British Prime Minister Rishi Sunak during his meeting with Polish Prime Minister Donald Tusk in Warsaw, Poland on April 23, 2024. (Photo by Jakub Porzycki/NurPhoto via Getty Images)

BELFAST — The UK will increase defense spending to 2.5 percent of GDP by the end of the decade to deliver a “generational investment” and respond to a world at its most “dangerous” since the end of the Cold War, British Prime Minister Rishi Sunak said during a visit to Warsaw, Poland, today.

Under the new plan, London wants to spend a cumulative extra of £75 billion ($93 billion) over the next six years, culminating in a 2030 annual defense budget of £87 billion ($108 billion), and which would make it the largest military spender in Europe, leapfrogging Germany, and second for NATO members behind only the US.

There is no guarantee that the plan will succeed however as the Conservative Party, which Sunak leads, must call a general election on or before January 2025, with polls showing that the opposition Labour Party is on course to take power.

Sunak has consistently refused to say when exactly the election will take place, committing only to the “second half” of 2024.

“Today is a landmark moment in the defence of the United Kingdom,” he said of the defense spending plan, at a joint press conference with NATO Secretary General Jens Stoltenberg.

Sunak added that the spending hike was necessary because the “pace and intensity” of state-based threats had changed significantly.

“An axis of authoritarian states with different values to ours, like Russia, Iran, North Korea and China are increasingly assertive,” he added. “The danger they pose is not new, but what is new is that these countries or their proxies are causing more instability, more quickly, in more places at once … they’re increasingly acting together, making common cause in an attempt to reshape the world order.”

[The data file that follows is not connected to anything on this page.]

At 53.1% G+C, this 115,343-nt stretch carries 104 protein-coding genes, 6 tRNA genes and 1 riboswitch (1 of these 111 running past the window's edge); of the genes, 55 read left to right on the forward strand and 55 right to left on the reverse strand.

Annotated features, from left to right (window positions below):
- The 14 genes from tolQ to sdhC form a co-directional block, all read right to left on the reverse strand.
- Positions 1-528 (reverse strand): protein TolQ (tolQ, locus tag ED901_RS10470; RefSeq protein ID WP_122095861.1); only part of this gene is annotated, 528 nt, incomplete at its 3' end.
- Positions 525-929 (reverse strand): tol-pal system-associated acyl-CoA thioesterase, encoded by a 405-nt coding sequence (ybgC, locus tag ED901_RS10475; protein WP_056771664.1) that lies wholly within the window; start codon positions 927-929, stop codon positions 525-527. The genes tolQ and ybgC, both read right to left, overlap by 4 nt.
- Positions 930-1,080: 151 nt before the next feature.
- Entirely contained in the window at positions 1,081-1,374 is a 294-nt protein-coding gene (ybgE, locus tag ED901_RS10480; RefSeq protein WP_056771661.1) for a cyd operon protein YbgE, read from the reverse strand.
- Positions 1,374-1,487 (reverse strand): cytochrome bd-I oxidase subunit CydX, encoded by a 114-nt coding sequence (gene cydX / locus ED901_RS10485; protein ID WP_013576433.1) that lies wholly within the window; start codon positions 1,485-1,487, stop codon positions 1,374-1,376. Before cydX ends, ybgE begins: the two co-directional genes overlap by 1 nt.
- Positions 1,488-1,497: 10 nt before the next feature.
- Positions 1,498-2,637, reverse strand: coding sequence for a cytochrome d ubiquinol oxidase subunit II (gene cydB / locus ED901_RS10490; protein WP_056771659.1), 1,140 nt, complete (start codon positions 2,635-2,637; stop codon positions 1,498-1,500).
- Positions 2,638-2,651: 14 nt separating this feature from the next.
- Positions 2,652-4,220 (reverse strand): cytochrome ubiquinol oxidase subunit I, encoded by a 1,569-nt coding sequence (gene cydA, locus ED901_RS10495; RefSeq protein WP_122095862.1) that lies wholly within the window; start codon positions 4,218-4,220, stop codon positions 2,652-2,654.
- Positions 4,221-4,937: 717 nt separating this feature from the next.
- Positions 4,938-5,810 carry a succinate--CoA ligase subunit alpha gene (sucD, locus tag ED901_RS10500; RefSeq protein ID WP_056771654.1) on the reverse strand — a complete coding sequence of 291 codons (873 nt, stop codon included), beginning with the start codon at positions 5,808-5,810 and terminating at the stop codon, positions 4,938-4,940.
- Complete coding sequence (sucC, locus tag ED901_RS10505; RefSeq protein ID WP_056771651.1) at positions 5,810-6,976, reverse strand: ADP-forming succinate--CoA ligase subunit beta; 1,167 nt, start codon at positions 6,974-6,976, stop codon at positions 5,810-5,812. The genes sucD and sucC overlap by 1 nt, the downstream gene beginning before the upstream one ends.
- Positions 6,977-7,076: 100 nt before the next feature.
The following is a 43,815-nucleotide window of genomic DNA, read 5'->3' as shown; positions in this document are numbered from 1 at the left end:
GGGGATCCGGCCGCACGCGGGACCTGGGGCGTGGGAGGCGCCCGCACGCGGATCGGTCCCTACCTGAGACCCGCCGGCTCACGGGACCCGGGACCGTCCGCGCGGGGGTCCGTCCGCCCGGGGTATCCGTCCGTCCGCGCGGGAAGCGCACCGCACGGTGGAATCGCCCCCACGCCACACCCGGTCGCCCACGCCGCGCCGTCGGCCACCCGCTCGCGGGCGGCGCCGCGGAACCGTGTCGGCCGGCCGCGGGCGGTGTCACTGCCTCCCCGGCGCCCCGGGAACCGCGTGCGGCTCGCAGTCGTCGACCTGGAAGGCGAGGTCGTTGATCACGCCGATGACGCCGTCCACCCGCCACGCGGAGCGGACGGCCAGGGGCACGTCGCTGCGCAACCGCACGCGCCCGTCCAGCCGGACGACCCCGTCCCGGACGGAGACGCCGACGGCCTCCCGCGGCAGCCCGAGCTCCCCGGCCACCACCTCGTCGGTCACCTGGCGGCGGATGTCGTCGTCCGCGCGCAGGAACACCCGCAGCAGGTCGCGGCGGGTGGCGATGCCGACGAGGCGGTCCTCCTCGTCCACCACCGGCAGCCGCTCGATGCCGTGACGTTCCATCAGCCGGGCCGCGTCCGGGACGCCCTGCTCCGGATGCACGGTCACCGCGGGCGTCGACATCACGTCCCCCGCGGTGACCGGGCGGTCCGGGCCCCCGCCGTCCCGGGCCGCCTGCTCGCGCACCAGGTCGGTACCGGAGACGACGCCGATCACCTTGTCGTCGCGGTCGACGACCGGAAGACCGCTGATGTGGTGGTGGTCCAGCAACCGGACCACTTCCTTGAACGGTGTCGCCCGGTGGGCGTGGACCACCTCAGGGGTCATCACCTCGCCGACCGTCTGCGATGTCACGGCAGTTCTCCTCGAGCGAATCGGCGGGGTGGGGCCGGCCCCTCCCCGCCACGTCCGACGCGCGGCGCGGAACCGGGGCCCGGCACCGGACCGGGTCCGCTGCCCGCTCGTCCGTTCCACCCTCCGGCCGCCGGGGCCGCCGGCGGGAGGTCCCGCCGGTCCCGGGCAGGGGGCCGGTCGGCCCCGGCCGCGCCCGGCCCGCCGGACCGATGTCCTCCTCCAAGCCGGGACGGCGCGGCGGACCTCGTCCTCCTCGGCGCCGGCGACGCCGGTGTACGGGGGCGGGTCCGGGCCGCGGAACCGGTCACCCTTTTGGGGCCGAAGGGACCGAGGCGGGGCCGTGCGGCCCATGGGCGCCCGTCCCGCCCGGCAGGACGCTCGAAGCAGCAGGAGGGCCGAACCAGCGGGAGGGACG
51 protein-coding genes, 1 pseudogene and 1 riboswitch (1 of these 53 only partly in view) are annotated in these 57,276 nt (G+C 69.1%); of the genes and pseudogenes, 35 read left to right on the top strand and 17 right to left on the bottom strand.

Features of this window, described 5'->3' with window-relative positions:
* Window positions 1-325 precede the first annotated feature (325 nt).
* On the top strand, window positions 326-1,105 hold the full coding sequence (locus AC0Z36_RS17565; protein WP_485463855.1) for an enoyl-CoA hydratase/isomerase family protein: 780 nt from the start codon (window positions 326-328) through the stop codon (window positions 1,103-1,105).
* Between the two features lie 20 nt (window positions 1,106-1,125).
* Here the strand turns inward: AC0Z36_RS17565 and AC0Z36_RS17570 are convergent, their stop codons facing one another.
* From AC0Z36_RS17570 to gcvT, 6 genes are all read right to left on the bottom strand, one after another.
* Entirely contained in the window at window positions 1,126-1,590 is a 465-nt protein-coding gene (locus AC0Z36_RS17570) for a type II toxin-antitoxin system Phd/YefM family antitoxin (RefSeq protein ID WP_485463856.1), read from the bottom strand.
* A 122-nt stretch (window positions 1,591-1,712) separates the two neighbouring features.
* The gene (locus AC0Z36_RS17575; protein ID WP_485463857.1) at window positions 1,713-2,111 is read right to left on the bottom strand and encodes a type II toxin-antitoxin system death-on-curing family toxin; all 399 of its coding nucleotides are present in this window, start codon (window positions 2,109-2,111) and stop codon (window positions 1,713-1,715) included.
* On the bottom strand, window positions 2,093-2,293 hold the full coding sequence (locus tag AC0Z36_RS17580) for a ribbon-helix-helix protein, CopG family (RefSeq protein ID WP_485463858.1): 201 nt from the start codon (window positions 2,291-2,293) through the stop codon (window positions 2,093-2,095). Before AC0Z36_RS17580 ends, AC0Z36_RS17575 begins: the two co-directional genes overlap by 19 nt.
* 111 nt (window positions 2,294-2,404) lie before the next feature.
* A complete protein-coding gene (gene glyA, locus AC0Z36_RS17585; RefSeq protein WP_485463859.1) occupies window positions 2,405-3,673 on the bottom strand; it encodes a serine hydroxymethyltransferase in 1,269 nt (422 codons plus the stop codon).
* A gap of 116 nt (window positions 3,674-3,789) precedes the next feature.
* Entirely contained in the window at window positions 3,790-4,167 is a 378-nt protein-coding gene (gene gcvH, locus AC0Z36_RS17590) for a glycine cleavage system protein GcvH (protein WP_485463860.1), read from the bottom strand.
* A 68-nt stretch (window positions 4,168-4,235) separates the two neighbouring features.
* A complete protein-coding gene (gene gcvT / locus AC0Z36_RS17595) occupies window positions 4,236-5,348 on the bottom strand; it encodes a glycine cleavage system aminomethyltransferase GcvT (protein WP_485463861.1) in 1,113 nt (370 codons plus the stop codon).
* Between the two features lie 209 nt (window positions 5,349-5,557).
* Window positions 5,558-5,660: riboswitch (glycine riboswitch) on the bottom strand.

Though he spoke with immediacy, Sunak himself had resisted announcing such a plan despite pressure for months within his own party, instead saying the jump to 2.5 percent of GDP would happen when economic conditions “allow.”

The potentially politically shrewd upping of the ante comes less than two weeks after Labour leader Keir Starmer said in an interview with the I newspaper, a British publication, that, if elected, he too would increase defense spending to 2.5 percent GDP “as soon as resources allow.”

In addition to the new funding announced by Sunak, he also revealed that the UK defense industry will be placed on a “war footing,” supported by a £10 billion ($12.4 billion) investment in munitions production. Deeper stockpiles and a need to replenish them “more quickly” are “central” lessons from the war in Ukraine, he noted.

Britain’s defense procurement system will also undergo “radical reform” in order for new investments to deliver “value for money and to encourage private sector investment into defence production,” said Sunak.

Ahead of the meeting with Stoltenberg, Sunak announced that the UK will provide Ukraine with an additional £500 million ($622 million) military aid package, on top of £3 billion ($3.7 billion) already committed for the 2024 financial year.

The latest round of funding covers the supply of over 1,600 strike and air defense missiles, additional MBDA-made Storm Shadow long-range precision-guided missiles; 60 boats, including offshore raiding craft; 162 armoured vehicles and 78 all-terrain vehicles and almost 4 million rounds of small arms ammunition.

“At first look, this isn’t really a coherent ‘package’ for a particular force, but it is broad, and can probably be seen as a spur to others [to supply more equipment],” said Matthew Savill, military sciences director at the Royal United Services Institute, a London based defense think tank. “The air defence missiles, for example, could be more Starstreak or converted air-to-air missiles (as the UK has provided previously). They complement rather than replace larger systems, where Ukraine wants to have a range of options to preserve Patriot for other targets, rather than expend it on smaller or slower moving targets where a smaller defence missile makes more sense.”